This post is subtitled “criticizing for change” because not every criticism is fueled by a desire for change. Some arise because someone is having a rotten day, looking to connect over a shared experience, or even declaring what they value. Treating all criticism equally is as big a mistake as ignoring all criticism.
But this post is for critics, not those being criticized. More specifically, this article is for those of you who see things that you think are wrong in open source, and want tips for sharing your critical feedback in ways that that are more likely to result in a change.
The bigger the change, the longer the game
Organizational change takes time. Big-impact changes take time. Big-impact changes in large organizations take a LOT of time. Change advocacy can be tiring, so I recommend taking the long view and setting yourself smaller, more attainable goals that will pave the way toward your ultimate goal. If you can, if you are privileged enough to have the time and stamina, pace yourself.
Avoid personal attacks
Some open source projects like WordPress have fostered a deeply connected, engaged community of contributors. Open source is also deeply vulnerable to the Five Geek Social Fallacies, which can lead the group to close ranks around a community member if that person is criticized or attacked, even if that person has done bad things.
This doesn’t mean that you can’t say, “this person’s behavior was terrible.” You can. But if you lead with “this PERSON is terrible” and point to their behavior, you will lose a lot of people before you even get to your examples.
For better or worse, repetitive critiques of a particular person or people result in diminishing returns. The reason I encourage people to love their critics is because most people start ignoring messages from “a complainer” or “someone with a grudge,” after a time. If you’re playing the long game and working toward change, then remember to criticize the behavior, not the person.
In open source — and probably everywhere — it’s easier to get people to listen if you are speaking as part of a group, instead of a lone voice of dissent. This doesn’t mean lone voices of dissent are any less correct, or that a group is guaranteed to be right. I’ve seen large groups of people who were wrong, in open source, and been part of groups that were wrong, myself. That’s just part of being human. (Unfortunately. I sure do love being right.)
That said, building a coalition is the most effective tactic I know, to successfully accomplish change in an organization. Convincing other people of your idea’s merit on a small scale demonstrates a plausible promise. That plausible promise helps more people take your idea seriously. As you continue to test the idea with more people, presumably the idea gets refined and improved, helping it fit better into the fabric of the project. Eventually, the idea builds enough momentum that it takes on a life of its own. By the time that happens, you can usually just sit back and let the organization grow into the change.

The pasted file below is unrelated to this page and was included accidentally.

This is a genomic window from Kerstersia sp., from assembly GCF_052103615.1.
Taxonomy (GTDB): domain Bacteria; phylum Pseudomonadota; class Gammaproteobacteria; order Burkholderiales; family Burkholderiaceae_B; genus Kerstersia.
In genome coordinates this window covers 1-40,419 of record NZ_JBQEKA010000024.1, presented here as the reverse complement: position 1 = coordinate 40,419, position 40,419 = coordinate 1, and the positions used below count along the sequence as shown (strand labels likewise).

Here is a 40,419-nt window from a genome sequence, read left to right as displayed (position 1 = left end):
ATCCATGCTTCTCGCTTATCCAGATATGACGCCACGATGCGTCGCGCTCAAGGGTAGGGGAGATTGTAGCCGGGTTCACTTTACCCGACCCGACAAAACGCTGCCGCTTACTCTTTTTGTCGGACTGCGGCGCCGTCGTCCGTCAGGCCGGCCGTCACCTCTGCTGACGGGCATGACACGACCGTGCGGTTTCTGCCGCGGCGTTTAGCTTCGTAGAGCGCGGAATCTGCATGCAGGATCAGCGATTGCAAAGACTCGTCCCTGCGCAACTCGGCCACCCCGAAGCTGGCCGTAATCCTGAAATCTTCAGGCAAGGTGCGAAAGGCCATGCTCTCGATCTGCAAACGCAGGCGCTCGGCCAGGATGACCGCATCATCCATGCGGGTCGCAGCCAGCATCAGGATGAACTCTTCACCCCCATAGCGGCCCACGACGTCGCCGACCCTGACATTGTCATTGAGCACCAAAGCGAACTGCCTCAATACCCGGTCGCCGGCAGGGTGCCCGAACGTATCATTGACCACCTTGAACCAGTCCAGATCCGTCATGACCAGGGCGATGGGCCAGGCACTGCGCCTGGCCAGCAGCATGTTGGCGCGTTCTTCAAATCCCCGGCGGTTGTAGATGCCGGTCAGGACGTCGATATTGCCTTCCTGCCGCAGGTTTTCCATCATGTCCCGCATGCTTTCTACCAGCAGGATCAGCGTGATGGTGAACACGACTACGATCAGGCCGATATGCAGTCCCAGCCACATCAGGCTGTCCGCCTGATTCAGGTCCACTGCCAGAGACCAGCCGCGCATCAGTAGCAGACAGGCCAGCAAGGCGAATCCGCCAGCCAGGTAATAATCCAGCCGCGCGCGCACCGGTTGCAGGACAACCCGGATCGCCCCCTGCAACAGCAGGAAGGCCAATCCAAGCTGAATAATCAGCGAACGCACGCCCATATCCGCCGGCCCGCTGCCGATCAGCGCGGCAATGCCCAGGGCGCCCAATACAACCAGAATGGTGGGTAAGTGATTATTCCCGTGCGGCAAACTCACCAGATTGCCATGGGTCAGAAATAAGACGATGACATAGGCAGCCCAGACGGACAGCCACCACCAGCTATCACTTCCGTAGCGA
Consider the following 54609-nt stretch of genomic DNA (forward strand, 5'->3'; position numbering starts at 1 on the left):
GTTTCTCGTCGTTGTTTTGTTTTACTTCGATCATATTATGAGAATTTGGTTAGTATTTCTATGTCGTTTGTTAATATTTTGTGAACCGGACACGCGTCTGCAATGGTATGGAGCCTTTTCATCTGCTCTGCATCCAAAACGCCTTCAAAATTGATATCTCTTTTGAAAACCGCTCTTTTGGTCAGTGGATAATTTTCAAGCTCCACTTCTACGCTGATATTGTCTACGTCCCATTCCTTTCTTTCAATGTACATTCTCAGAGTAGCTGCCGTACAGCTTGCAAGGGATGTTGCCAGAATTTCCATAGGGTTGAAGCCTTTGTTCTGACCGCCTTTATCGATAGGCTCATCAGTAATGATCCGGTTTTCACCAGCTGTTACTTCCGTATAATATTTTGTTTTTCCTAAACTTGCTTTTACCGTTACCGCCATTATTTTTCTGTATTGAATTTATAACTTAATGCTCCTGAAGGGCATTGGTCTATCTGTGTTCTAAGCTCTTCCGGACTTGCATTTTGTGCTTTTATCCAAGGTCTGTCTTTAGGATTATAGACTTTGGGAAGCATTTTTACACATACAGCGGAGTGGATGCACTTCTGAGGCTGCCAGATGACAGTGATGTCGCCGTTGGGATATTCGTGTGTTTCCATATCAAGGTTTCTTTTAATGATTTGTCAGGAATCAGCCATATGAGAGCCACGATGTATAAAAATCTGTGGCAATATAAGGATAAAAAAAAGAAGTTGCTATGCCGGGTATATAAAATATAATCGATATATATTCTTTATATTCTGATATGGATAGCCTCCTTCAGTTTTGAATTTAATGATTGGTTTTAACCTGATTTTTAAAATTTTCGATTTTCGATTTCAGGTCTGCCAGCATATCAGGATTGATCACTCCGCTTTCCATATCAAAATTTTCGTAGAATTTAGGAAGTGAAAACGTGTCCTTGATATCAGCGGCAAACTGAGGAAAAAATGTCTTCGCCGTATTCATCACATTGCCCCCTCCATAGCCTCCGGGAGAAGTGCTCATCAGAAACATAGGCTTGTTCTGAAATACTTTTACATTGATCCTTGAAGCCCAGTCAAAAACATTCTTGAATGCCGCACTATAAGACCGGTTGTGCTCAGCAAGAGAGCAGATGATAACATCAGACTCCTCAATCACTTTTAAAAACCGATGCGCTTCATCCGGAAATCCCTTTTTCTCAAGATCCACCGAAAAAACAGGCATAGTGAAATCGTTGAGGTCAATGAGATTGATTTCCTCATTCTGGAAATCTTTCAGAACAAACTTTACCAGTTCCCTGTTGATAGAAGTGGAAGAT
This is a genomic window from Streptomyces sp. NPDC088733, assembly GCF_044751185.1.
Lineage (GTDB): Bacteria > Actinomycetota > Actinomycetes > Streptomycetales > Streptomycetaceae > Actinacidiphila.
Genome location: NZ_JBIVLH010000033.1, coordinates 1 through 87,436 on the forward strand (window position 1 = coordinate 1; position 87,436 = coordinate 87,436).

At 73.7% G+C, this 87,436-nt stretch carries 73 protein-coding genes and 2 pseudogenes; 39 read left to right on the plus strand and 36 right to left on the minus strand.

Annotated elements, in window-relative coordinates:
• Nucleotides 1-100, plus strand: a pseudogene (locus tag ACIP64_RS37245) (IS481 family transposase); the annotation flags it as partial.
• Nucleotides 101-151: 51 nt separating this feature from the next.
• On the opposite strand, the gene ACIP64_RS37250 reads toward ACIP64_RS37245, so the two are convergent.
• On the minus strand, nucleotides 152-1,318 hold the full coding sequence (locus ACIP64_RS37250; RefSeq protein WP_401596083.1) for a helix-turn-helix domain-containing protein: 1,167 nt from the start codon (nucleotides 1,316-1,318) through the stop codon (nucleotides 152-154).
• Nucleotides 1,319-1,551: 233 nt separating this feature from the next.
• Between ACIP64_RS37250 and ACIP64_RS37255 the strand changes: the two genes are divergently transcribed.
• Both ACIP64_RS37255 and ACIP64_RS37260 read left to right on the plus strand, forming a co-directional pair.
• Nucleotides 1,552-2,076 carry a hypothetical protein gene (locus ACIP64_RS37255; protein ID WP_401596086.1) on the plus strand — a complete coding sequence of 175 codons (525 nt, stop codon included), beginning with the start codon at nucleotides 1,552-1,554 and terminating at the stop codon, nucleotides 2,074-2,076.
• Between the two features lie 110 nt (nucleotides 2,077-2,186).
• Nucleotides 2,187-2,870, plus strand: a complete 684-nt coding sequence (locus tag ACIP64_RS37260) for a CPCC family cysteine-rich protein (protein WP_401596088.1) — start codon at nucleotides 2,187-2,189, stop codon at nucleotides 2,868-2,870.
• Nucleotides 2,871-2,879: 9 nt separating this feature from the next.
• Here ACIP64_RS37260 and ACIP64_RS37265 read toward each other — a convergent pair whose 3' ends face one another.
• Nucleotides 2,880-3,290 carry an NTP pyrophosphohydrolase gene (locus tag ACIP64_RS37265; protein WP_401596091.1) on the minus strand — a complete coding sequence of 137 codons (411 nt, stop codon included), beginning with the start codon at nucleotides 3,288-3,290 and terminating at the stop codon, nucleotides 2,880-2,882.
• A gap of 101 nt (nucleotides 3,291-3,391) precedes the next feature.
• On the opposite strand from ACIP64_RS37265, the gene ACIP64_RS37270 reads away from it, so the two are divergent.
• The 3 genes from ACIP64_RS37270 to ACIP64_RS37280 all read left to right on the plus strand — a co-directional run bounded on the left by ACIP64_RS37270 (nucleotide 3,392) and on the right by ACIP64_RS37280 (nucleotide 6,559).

Open source contributors are optimistic — you don’t put the time into contributing to a project that’s bigger than you, unless you have hope that your work will have an impact. Our work is fueled by hope, and our hope fuels our work. In contrast, advocating for change can be discouraging, which can lead to cynical or despairing attitudes.
I hope this goes without saying, but I’ll say it anyway: you’re going to have a really rough time getting inherently optimistic people to want to work on a change that comes with the message that “we’re all doomed.” And if you believe, down deep, that nothing’s going to help, then you’re probably not criticizing for change in the first place.
Either way, “this idea could make us great!” is a much more motivating message than “this idea could make us less terrible!” Tap into that open source optimism, and let it give your idea wings.
Pragmatism is powerful
It may be that the change you’re suggesting is morally right. I hope it is! But remember that what’s considered morally right… varies between different cultures. And most open source projects include contributors from many different cultures — WordPress certainly does. So I recommend against relying on the argument that “it’s the right thing to do.”
Instead, focus how the change you seek will help the organization move closer toward its goals. Warning: this does require you to understand what the goals of the organization are! But if you don’t know that already, then pause until you learn them. You never know… what you identify as a bug, might actually be considered a feature!
What did I miss?
Any other tips for our change-makers? Does something I’m saying sound wrong to you? Share your advice or ask questions in a comment on this post!